100 top photographers

David Bailey


PhotoUtopia Intro: Synonymous with the 60’s, Baileys deceptively simple graphic style has created some of the most iconic images of the swinging sixties. The inspiration for the film ‘Blow up’, Bailey, along with the likes of Terence Donovan brought London to the worlds attention. His ability to create dynamic shapes from the human form reminds me very much of Richard Avedon’s work.


David Bailey CBE (born 2 January 1938), is an English photographer.
In 1959 he became a photographic assistant at the John French studio, and in May 1960, he was a photographer for John Cole's Studio Five before being contracted as a fashion photographer for British Vogue magazine later that year.[2][page needed] He also undertook a large amount of freelance work.[3]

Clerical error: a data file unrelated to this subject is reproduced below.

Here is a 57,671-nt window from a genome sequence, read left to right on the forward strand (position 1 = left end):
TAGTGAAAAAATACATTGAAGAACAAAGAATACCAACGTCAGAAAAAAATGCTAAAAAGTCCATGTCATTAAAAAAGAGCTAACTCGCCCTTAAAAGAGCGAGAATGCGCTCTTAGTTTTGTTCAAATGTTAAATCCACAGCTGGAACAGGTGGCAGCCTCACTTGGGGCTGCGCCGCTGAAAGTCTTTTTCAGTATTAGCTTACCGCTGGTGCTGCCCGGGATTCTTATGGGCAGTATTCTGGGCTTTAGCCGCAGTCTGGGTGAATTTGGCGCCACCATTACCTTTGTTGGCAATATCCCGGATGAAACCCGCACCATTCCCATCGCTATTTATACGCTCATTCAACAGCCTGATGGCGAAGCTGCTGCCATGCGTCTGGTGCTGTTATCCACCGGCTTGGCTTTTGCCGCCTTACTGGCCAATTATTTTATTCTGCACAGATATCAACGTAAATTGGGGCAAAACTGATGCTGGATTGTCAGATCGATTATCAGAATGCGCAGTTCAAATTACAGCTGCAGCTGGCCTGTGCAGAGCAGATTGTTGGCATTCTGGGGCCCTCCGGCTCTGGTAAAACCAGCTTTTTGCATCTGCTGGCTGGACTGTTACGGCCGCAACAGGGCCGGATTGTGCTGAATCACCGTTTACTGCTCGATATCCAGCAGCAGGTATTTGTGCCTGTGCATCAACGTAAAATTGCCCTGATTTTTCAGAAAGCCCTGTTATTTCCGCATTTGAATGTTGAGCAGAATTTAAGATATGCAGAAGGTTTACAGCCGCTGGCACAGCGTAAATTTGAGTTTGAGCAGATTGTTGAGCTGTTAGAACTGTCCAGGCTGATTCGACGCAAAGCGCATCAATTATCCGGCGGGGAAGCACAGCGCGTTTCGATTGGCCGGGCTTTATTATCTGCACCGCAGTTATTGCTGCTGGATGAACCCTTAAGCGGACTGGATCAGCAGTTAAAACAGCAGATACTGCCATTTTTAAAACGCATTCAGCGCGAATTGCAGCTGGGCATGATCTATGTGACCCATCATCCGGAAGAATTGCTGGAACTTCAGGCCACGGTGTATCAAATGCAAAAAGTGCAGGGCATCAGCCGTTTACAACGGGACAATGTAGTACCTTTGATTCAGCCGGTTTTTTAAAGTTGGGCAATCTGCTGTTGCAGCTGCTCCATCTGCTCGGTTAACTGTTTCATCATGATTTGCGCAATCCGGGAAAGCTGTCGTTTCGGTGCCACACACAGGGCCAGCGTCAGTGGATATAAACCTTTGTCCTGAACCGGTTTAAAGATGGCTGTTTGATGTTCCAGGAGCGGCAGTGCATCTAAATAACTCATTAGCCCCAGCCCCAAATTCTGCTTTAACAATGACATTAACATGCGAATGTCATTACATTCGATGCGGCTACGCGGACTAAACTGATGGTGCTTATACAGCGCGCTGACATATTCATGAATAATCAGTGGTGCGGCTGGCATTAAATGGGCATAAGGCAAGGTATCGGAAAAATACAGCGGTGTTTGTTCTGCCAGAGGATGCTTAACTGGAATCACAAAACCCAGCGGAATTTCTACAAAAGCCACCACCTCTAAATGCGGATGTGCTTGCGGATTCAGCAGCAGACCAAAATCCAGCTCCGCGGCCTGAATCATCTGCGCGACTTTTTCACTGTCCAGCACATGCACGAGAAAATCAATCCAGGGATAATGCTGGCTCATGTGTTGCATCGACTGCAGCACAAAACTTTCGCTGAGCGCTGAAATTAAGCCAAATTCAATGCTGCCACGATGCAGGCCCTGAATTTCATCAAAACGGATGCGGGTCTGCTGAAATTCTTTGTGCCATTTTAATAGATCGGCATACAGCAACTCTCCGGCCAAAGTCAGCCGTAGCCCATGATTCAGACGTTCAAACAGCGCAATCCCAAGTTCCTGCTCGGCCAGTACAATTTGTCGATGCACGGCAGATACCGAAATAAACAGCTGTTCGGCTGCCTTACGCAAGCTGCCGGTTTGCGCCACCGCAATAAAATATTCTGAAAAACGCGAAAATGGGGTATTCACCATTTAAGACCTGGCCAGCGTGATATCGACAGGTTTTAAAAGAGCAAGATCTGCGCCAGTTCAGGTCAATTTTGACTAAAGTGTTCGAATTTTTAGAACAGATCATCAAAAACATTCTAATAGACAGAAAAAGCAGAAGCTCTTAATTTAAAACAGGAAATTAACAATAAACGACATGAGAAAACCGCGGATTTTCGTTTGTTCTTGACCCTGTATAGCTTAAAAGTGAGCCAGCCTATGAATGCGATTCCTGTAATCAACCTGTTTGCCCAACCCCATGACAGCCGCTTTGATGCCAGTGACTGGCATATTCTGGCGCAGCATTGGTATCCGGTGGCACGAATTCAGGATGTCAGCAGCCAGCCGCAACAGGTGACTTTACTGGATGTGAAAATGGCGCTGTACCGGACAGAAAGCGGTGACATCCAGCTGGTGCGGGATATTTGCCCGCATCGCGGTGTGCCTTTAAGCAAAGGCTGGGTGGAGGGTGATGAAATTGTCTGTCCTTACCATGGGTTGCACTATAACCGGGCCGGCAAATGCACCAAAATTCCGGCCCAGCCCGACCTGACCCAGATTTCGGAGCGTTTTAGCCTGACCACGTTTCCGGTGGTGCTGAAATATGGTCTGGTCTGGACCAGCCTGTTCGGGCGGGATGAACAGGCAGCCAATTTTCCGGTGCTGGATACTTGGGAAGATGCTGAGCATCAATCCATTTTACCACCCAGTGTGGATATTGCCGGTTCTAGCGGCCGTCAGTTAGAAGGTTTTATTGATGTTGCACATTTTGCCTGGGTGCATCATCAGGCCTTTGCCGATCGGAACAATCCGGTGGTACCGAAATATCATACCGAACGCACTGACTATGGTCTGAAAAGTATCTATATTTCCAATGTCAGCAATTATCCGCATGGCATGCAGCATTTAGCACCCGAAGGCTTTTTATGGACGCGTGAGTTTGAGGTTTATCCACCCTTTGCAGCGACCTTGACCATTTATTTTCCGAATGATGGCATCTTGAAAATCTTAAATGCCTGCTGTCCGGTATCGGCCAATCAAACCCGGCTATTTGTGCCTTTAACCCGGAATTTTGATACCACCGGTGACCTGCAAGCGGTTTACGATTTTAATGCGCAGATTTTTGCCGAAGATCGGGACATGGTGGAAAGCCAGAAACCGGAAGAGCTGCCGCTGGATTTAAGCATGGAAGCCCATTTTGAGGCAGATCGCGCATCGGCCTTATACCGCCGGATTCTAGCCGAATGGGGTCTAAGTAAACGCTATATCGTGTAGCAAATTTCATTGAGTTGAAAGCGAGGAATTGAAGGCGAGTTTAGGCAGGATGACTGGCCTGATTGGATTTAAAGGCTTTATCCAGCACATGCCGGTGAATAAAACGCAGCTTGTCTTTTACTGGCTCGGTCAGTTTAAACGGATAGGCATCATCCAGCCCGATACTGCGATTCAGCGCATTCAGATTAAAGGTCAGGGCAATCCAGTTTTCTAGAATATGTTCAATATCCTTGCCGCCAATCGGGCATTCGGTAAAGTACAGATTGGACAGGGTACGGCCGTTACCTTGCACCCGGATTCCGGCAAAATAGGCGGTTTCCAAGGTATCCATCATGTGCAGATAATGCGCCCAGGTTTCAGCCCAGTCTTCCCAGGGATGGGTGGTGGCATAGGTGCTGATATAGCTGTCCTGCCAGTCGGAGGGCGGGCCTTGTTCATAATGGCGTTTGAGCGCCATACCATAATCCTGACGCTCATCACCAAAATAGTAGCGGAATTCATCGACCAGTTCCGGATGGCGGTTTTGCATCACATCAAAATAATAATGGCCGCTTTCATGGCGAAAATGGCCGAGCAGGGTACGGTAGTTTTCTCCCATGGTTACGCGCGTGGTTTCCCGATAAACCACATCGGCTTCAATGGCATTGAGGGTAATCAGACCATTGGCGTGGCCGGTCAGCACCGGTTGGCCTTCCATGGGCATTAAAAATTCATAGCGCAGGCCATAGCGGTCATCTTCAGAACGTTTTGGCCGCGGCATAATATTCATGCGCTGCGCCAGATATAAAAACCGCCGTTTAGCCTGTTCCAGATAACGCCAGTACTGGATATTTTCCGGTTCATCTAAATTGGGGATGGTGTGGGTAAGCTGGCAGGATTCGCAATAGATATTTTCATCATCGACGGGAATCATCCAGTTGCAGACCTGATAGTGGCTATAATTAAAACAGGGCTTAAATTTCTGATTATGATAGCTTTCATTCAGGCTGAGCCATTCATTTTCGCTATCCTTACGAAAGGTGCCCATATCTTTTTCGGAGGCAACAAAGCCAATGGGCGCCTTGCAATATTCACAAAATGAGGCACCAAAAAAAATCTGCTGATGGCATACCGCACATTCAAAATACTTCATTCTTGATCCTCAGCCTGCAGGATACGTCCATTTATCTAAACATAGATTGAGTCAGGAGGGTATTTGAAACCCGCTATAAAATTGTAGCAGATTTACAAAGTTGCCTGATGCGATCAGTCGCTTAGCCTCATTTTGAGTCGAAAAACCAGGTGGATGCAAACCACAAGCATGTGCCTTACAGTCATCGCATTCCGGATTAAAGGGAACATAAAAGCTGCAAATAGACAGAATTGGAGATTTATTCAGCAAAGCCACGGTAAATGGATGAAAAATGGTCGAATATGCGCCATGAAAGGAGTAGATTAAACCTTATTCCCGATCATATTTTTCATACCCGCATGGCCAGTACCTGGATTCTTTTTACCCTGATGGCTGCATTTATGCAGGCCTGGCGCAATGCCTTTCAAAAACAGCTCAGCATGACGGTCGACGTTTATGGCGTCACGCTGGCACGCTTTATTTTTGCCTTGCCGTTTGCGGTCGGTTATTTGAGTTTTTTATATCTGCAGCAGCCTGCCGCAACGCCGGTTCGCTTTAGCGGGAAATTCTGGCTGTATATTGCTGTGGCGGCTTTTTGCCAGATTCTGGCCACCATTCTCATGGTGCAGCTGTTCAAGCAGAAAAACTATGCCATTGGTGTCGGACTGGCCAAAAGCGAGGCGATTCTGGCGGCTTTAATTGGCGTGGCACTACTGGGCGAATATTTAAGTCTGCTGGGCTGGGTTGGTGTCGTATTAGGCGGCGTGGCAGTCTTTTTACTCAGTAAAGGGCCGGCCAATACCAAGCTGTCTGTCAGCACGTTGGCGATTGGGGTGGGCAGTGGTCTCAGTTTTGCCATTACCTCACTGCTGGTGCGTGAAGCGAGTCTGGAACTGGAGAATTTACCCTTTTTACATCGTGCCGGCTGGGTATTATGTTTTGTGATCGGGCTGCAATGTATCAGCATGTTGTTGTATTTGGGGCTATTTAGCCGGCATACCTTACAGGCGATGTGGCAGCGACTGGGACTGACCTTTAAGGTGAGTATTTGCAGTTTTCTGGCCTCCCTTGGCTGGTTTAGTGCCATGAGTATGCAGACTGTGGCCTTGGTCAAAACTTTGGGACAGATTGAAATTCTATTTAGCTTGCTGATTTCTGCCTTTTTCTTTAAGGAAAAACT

Along with Terence Donovan and Brian Duffy, he captured and helped create the 'Swinging London' of the 1960s: a culture of high fashion and celebrity chic. The three photographers socialised with actors, musicians and royalty, and found themselves elevated to celebrity status. Together, they were the first real celebrity photographers. The film Blowup (1966), directed by Michelangelo Antonioni, concerns the work and sexual habits of a London fashion photographer played by David Hemmings and is largely based on Bailey.[citation needed]

The 'Swinging London' scene was aptly reflected in his Box of Pin-Ups (1964): a box of poster-prints of 1960s celebrities and socialites including Terence Stamp, The Beatles, and notorious East End gangsters the Kray twins (see photo).

Other site: Vogue
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